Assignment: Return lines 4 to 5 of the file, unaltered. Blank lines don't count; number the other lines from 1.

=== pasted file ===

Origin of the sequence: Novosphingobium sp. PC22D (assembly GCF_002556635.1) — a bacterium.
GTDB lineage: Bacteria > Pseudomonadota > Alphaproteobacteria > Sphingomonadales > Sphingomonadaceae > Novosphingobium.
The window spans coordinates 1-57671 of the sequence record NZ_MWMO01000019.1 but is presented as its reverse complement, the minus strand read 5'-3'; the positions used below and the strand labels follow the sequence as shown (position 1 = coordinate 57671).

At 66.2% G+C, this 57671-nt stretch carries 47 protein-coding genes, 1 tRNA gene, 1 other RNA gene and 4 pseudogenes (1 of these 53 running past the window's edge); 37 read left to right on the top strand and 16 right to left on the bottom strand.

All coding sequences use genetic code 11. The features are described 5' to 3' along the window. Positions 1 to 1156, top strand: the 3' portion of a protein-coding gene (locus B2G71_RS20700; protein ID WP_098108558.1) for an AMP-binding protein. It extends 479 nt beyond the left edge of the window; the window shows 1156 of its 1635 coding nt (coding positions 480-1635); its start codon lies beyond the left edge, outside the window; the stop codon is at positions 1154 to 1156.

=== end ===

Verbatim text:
At 66.2% G+C, this 57671-nt stretch carries 47 protein-coding genes, 1 tRNA gene, 1 other RNA gene and 4 pseudogenes (1 of these 53 running past the window's edge); 37 read left to right on the top strand and 16 right to left on the bottom strand.

All coding sequences use genetic code 11. The features are described 5' to 3' along the window. Positions 1 to 1156, top strand: the 3' portion of a protein-coding gene (locus B2G71_RS20700; protein ID WP_098108558.1) for an AMP-binding protein. It extends 479 nt beyond the left edge of the window; the window shows 1156 of its 1635 coding nt (coding positions 480-1635); its start codon lies beyond the left edge, outside the window; the stop codon is at positions 1154 to 1156.